Here’s how it goes down: A live rooster is buried up to its neck, allowing it to look around and evaluate the situation it’s in. Being a rooster (gallo), it doesn’t likely know what to make of the crowd or the machete, but it still seems plenty uncomfortable and whether it’s the panic or the pressure of the earth, it struggles to breathe. Once or twice it escapes, only to be buried again.
Meanwhile, the village of predominantly Afro-Latinos is celebrating. Those in the crowd lean against old buildings or sit in plastic chairs at the edge of the dirt street. It’s a nice day, the street is dry, people open Colombian beers or get into a bottle of viche – the raw local alcohol made from sugarcane. They are celebrating Colombian independence from the Spanish in a way unique to the local villages, thought to have its roots in Catholicism, African ancestry and Colombian national heritage.
Which brings us back to the machete. The rooster “enjoys” the attention of curious children while an adult volunteer is selected. Some 60 feet from the rooster, she is blindfolded and takes hold of the machete. The man in charge takes a look at his cell phone as he walks her toward the rooster. Upon reaching the rooster, she reaches down to feel it, is turned around and walked back to the starting point. That was all the help she gets. Three spins and she is on her own. Left dizzy and blind, facing in the direction of the rooster, she staggers off to the cheers and jeers of the crowd, machete pointed dead ahead. But then she veers!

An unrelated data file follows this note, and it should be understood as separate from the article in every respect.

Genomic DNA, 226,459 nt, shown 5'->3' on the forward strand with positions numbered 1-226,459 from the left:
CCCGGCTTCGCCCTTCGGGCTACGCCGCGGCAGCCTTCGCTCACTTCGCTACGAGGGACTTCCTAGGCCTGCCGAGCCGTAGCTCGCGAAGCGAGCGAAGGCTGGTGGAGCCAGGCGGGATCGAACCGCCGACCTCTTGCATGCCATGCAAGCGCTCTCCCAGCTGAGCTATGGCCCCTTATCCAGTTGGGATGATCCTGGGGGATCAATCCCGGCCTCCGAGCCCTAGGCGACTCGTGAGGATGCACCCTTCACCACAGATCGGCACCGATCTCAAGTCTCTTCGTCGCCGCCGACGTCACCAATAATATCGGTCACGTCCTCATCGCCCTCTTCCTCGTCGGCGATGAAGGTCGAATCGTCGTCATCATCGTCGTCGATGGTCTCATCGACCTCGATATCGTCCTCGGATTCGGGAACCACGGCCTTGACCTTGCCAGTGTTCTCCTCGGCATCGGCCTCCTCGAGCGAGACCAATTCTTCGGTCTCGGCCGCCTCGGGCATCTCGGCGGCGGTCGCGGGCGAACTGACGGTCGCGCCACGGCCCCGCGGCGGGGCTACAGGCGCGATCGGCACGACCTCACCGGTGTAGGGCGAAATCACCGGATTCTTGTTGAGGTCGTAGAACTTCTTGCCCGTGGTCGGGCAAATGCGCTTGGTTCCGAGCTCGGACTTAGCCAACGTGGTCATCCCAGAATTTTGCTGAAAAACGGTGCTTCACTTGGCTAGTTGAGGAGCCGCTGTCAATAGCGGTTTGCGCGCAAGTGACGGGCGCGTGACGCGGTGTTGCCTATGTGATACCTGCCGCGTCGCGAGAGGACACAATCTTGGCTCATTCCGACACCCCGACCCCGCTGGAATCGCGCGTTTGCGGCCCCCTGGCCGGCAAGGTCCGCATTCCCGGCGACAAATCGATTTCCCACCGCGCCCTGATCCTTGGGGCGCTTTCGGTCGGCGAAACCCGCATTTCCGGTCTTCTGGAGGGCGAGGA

The laughing or screaming onlookers from the sidelines dodge the machete and her blindfold is removed. She doesn’t get to kill to the rooster today.
Volunteers continue trying until someone cuts off the head or the rooster is given to the person who gets closest. During my time as a spectator no blood was spilled. A feast is prepared for all to share and the following year the winner supplies the rooster.